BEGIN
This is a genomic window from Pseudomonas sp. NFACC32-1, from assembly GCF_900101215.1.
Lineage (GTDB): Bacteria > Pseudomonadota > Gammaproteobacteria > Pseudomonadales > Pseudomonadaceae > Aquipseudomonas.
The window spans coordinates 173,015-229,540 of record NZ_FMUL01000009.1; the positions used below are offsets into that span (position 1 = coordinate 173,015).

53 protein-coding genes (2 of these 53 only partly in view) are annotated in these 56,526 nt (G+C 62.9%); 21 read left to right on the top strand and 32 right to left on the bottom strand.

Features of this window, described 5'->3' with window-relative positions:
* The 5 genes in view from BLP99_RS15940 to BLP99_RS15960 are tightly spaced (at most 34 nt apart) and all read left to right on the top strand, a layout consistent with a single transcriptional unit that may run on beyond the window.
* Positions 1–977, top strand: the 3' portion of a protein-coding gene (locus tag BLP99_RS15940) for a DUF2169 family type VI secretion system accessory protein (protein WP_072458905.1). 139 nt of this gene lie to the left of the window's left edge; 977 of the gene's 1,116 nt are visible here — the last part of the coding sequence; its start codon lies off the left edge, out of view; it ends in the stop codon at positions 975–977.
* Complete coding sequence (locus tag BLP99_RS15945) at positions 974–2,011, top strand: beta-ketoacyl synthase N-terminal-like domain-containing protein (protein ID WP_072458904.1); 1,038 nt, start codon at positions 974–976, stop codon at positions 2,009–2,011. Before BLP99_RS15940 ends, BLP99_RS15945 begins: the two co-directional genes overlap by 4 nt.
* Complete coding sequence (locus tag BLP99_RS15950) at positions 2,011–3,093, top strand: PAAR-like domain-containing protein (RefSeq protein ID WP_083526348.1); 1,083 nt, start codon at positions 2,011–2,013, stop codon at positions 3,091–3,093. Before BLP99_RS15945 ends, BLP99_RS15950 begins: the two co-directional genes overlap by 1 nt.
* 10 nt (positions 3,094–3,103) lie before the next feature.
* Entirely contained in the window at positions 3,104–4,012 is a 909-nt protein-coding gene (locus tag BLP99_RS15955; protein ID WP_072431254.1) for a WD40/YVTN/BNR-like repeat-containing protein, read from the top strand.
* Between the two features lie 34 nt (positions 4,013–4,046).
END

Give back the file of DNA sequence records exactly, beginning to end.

This is a genomic window from Pseudomonas sp. NFACC32-1, from assembly GCF_900101215.1.
Lineage (GTDB): Bacteria > Pseudomonadota > Gammaproteobacteria > Pseudomonadales > Pseudomonadaceae > Aquipseudomonas.
The window spans coordinates 173,015-229,540 of record NZ_FMUL01000009.1; the positions used below are offsets into that span (position 1 = coordinate 173,015).

53 protein-coding genes (2 of these 53 only partly in view) are annotated in these 56,526 nt (G+C 62.9%); 21 read left to right on the top strand and 32 right to left on the bottom strand.

Features of this window, described 5'->3' with window-relative positions:
* The 5 genes in view from BLP99_RS15940 to BLP99_RS15960 are tightly spaced (at most 34 nt apart) and all read left to right on the top strand, a layout consistent with a single transcriptional unit that may run on beyond the window.
* Positions 1–977, top strand: the 3' portion of a protein-coding gene (locus tag BLP99_RS15940) for a DUF2169 family type VI secretion system accessory protein (protein WP_072458905.1). 139 nt of this gene lie to the left of the window's left edge; 977 of the gene's 1,116 nt are visible here — the last part of the coding sequence; its start codon lies off the left edge, out of view; it ends in the stop codon at positions 975–977.
* Complete coding sequence (locus tag BLP99_RS15945) at positions 974–2,011, top strand: beta-ketoacyl synthase N-terminal-like domain-containing protein (protein ID WP_072458904.1); 1,038 nt, start codon at positions 974–976, stop codon at positions 2,009–2,011. Before BLP99_RS15940 ends, BLP99_RS15945 begins: the two co-directional genes overlap by 4 nt.
* Complete coding sequence (locus tag BLP99_RS15950) at positions 2,011–3,093, top strand: PAAR-like domain-containing protein (RefSeq protein ID WP_083526348.1); 1,083 nt, start codon at positions 2,011–2,013, stop codon at positions 3,091–3,093. Before BLP99_RS15945 ends, BLP99_RS15950 begins: the two co-directional genes overlap by 1 nt.
* 10 nt (positions 3,094–3,103) lie before the next feature.
* Entirely contained in the window at positions 3,104–4,012 is a 909-nt protein-coding gene (locus tag BLP99_RS15955; protein ID WP_072431254.1) for a WD40/YVTN/BNR-like repeat-containing protein, read from the top strand.
* Between the two features lie 34 nt (positions 4,013–4,046).